A bill to make Kentucky school properties tobacco-free passed unanimously out of the House health committee on Feb. 7 and was posted for passage on the consent calendar in the House on Monday, Feb. 11.
House Bill 11, sponsored by Rep. Kim Moser, R-Taylor Mill, would ban the use of tobacco and electronic cigarettes on all school-owned properties, including all school events on such property. The bill does not prohibit the possession of tobacco and e-cigarette products, just the use of them. Enforcement rules would be left up to individual school boards.
“This is a reasonable and workable bill … and it’s a good place to stop addiction where it starts,” said Moser, who is also the new chair of the House Health and Family Services committee.
Fewer than half of Kentucky school districts have enacted such policies. As of November, 74 of the 173 districts had adopted 100 percent tobacco-free policies, covering 740 schools and 58 percent of the state’s students. Federal law only prohibits smoking inside schools that receive federal funding.
The Senate passed a bill similar to Moser’s in 2017, but it died in the House and such bills weren’t even heard in the House and Senate education committees last year.
“Speaking on behalf of my fellow superintendents who do not have this policy in place – please, please pass this piece of legislation.”
Mark Kopp, Franklin Co Schools
But this year could be the year the measure passes, especially given the recent surge of e-cigarette use by teens. Since the last legislative session, their e-cig use has become so widespread that the U.S. surgeon general has called it an epidemic.
Federal research showed a 78 percent increase in “vaping” among high-school students between 2017 and 2018, with the number of vapers surpassing 3 million. The same report showed an increase of 48 percent among middle schoolers. And though state-level data hasn’t been released, focus groups led by Kentucky Youth Advocates showed a similar uptick in the state.
Jack Patty, an 18-year-old senior at Mayfield High School, told Moser’s committee that e-cigarette use in his school is rampant — especially the Juul, which looks like an oversized flash drive and is easy to hide.
“Whenever my teacher leaves the room you can usually see these flying through the air,” Patty said while holding up a Juul device. “The kids have to get their nicotine hits while no-one is watching.”
Patty added, “It’s just hypocrisy” for teachers to teach students about the harms of tobacco use, then step outside for a smoke break. Mayfield’s school district has a limited smoke-free policy that does not include smoking outdoors or at school events.
Dr. Patrick Withrow, a retired cardiologist from Paducah who now educates Kentucky teens about the dangers of cigarettes and e-cigarettes, said one Juul pod has as much nicotine as a pack of cigarettes, and that he has met teens who can empty one pod in three hits. Further, he said he finds that teens have no idea that e-cigarettes are more addictive than cigarettes.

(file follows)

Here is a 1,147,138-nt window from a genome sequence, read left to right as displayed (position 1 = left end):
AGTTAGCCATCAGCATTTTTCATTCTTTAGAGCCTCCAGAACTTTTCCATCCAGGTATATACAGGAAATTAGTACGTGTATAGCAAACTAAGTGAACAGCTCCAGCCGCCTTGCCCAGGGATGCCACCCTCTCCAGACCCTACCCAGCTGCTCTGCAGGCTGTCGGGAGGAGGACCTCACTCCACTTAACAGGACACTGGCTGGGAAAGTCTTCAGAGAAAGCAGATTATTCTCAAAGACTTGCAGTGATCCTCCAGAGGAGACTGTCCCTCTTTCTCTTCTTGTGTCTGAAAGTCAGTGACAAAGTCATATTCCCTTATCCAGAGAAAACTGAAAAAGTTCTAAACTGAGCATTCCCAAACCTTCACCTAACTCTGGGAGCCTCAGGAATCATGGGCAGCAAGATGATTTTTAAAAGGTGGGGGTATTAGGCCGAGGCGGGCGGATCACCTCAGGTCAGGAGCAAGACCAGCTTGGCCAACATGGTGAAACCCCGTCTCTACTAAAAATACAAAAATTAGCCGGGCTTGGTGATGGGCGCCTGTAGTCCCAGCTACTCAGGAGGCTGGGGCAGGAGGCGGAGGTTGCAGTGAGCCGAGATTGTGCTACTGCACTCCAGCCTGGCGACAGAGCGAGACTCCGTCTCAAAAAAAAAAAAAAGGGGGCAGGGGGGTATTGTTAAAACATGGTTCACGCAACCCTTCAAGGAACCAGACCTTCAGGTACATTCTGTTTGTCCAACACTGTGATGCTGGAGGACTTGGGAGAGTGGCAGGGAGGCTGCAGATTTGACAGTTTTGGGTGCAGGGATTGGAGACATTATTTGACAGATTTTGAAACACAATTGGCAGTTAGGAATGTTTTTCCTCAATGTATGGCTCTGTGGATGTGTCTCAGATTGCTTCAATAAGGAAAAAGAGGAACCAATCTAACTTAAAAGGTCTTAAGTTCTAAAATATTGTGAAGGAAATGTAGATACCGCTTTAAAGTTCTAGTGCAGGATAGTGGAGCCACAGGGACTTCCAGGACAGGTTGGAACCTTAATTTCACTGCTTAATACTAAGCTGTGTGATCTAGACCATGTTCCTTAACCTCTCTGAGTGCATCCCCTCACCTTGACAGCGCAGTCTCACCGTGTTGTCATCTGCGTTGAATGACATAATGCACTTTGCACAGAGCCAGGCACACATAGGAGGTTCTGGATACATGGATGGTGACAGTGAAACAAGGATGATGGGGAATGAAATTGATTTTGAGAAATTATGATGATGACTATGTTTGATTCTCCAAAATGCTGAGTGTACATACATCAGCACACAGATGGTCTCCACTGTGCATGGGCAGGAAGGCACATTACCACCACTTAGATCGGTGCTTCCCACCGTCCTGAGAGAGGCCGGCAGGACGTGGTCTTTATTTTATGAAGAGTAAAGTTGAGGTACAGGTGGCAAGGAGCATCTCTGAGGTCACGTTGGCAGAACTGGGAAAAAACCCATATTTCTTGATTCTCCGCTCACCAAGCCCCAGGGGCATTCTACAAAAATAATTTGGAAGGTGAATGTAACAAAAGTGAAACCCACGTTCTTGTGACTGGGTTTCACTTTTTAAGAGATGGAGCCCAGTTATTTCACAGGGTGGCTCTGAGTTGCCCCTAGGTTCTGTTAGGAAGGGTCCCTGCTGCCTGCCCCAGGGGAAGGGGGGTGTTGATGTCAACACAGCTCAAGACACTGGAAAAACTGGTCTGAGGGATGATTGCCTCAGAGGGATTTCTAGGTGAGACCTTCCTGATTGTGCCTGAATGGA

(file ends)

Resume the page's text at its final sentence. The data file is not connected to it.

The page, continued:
Withrow said the industry has a “three-prong strategy” to get kids hooked. He said they make e-cigs cool and easy to hide; they add a product that makes them “smooth” on the throat, as well as flavorings that appeal to children; and they add high levels of nicotine to create an addiction.
“We could be erasing literally decades of progress [in reduction of nicotine use]. The time for this bill is this session,” said Bonnie Hackbarth, vice-president for external affairs with the Foundation for a Healthy Kentucky and the lead staff person for the Coalition for a Smoke-free Tomorrow.
Moser said the bill also has the support of Kentucky School Boards Association, the Kentucky Association of School Superintendents, the tobacco industry and even the Juul corporation. If passed, it would take effect July 1, 2020; normally, new laws take effect 90 days after the legislature adjourns.
In addition, the measure has the support of 87 percent of Kentucky adults in a statewide poll and the lobbying support of the coalition, which comprises about 180 groups across the state.
The superintendent of Franklin County schools, Mark Kopp, told the committee that his district adopted such policies in 2011 and have since seen a “large decrease in the percentage of and the amount of tobacco usage.”
“It has been one of the best things for us in terms of giving us teeth to be able to build into our discipline policy as well as our code-of-conduct,” Kopp said. He added, “Speaking on behalf of my fellow superintendents who do not have this policy in place, please, please pass this piece of legislation.”
Written by Melissa Patrick. Cross-posted from Kentucky Health News, which is an independent news service of the Institute for Rural Journalism and Community Issues, based in the School of Journalism and Media at the University of Kentucky, with support from the Foundation for a Healthy Kentucky.